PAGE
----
7 tips for getting into a coaxial cable outside

There are many factors involved in burying coaxial cable. There are technical considerations, as well as code and security issues. 

Education is critical to avoid costly mistakes and to prevent you from experiencing signal loss.

1. Not all coaxial cables are directly buried

Someone bury directly some coaxial cables in the ground, and other cables are not.

 If you look at the cable and find the words “bury directly” on the cable, then you can bury it without conduit. 

Cables that are not specifically for burial will deteriorate quickly with exposure to soil and moisture.

2. Install duct

If your cable does not say “direct burial” on the cable, then you should not bury it without first feeding it through waterproof conduit.

 3/4 to 1 inch PVC pipe is an excellent conduit and can be pulled out of the ground using an elbow connector. 

Once the conduit is out of the ground, you will want to end the conduit in a downward or side position to prevent snow and rain from entering the pipe. 

You may need to add an elbow to achieve this. You can also use conduit to bury the cable directly as an added precaution.

3. Use waterproof coaxial connectors and sealant

 Make sure I designed all your connectors as waterproof. You can also apply coaxial connector sealant as an added precaution to request that your connections be waterproof. 

I specifically made these vendors for cables and electronics and should not use domestic vendors. Check with your local hardware or electronics store for this product.

4. Call before you dig

Call your local utility company to come to your home and mark all underground cables and wires.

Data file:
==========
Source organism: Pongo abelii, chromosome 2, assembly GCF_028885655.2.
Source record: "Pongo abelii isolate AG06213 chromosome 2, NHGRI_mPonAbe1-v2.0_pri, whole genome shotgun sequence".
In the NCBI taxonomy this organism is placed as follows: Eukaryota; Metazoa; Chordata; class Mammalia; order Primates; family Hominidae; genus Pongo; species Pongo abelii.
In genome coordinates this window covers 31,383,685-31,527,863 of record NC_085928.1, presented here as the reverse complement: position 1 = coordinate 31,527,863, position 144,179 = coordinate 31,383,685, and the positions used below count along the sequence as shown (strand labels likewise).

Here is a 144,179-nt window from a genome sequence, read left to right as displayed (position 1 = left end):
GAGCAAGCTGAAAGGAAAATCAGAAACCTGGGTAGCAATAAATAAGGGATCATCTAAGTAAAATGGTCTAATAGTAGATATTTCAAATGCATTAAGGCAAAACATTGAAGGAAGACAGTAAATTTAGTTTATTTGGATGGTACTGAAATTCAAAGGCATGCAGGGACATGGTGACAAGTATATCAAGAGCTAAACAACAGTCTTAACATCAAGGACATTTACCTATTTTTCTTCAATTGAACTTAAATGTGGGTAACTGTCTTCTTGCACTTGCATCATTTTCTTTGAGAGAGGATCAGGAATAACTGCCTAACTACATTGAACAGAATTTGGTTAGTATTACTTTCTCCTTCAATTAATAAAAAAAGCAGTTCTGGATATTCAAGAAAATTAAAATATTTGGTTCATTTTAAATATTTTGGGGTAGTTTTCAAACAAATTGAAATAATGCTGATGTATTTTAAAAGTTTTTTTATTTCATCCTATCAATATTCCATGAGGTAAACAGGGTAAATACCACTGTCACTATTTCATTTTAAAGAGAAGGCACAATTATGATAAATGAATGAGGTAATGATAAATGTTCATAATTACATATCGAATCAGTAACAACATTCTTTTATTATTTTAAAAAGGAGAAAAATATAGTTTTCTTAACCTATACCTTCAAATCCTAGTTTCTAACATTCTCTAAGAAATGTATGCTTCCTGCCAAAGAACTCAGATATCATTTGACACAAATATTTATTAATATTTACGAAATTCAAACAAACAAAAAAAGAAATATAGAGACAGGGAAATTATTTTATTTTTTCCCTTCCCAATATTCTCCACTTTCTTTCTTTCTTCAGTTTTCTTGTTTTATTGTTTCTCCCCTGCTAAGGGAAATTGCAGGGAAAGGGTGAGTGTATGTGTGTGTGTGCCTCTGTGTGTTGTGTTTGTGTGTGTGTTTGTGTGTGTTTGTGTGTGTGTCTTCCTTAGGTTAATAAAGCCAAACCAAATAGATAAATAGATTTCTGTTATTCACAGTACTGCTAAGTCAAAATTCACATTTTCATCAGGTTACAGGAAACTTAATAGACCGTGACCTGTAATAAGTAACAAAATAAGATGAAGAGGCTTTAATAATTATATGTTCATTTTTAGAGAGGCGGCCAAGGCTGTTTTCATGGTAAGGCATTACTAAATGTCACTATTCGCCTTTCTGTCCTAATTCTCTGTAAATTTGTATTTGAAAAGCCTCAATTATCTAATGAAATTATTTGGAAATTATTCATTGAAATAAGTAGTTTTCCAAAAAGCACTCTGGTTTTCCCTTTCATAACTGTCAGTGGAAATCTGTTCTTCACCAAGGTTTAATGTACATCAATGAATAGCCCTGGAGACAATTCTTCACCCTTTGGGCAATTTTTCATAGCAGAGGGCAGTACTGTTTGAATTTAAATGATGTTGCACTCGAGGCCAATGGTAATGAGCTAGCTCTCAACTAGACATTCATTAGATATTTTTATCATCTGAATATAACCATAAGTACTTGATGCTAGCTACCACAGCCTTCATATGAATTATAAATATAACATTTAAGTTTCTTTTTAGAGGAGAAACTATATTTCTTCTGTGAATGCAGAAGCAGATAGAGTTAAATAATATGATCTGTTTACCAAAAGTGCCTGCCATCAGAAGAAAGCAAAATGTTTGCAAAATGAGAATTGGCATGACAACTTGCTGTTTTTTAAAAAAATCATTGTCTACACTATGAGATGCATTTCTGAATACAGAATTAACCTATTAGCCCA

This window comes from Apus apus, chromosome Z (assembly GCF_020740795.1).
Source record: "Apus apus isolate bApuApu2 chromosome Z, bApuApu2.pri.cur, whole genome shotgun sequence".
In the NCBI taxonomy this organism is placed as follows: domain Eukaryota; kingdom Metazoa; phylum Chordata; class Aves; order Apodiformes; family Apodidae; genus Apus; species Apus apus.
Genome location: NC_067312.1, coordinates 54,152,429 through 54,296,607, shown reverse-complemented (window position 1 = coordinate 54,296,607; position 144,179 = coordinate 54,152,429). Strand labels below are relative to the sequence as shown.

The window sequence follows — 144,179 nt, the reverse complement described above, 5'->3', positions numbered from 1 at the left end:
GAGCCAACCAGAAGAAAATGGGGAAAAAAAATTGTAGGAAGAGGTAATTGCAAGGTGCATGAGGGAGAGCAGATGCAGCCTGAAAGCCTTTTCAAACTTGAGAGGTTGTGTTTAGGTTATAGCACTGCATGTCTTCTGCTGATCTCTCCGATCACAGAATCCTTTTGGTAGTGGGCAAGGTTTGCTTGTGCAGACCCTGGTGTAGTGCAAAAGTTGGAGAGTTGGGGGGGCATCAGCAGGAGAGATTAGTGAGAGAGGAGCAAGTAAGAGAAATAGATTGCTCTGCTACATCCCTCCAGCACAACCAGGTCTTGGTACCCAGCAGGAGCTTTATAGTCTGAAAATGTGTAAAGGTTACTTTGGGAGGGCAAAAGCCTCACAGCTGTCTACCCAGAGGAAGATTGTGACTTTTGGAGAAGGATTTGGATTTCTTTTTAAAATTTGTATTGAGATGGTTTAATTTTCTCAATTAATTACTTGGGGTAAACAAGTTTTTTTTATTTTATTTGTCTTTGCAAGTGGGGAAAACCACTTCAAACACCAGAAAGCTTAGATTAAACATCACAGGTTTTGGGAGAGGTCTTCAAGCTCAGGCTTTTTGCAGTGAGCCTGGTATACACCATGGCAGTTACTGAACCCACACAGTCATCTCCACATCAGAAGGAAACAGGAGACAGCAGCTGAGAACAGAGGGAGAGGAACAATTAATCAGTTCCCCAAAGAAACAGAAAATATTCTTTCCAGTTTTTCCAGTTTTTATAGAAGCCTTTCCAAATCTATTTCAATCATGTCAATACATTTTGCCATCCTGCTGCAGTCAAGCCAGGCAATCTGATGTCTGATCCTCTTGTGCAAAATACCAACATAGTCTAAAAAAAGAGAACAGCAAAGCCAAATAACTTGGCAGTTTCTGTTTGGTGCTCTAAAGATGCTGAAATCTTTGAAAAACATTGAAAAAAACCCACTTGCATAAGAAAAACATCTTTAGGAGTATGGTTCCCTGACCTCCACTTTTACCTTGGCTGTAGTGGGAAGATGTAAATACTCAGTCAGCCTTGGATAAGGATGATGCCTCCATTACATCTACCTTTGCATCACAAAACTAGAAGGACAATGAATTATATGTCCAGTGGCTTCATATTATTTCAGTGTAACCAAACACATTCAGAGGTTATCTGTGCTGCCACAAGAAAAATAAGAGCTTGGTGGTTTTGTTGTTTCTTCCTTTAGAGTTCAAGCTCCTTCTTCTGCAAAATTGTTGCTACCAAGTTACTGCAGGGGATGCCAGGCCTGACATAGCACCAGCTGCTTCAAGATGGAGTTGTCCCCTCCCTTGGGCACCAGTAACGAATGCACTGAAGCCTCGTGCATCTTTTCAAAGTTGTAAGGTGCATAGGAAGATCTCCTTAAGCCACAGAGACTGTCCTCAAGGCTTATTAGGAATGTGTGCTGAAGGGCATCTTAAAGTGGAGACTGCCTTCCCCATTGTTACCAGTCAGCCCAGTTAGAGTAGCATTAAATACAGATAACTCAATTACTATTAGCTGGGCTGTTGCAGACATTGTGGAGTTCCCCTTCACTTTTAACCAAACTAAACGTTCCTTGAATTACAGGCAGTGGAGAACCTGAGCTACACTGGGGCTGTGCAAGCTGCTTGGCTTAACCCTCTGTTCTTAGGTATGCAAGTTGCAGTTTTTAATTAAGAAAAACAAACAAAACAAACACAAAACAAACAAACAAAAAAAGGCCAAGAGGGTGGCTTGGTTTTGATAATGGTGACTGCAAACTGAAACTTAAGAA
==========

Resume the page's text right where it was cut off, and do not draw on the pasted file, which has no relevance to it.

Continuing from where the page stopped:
They will mark their property and use different colored landscape paint to mark the different wire. 

The paint will fade after a few rains and will also leave a streak. The best part is that it is free. However, you may have to wait 2-3 days, so plan.

5. Cable depth

You should enter your cable about 18 inches deep. 

You should also call your city building code office and see if there is a municipal code that specifies the depth of the buried cable. Some municipalities are 24 inches deep.

6. Use a trench shovel or trench hoe

 A manual trench tool should be suitable for a homeowner’s needs. Trenching machines are dangerous and should only be dangerous if you are experienced and have plenty of room to maneuver.

 Before starting your trench, you must first dig up your lawn along the trench line and set it aside for replacement after filling your trench.

 Cover the lawn with a damp newspaper or cloth to keep it healthy and moist.

7. Use warning tape

After backfilling your cable trench to approximately 6 inches, run a cable warning tape the length of the entire trench.

 It is printed with the words “Caution, bury cable TV line below.” Finish filling the trench at the top of the belt down to ground level.

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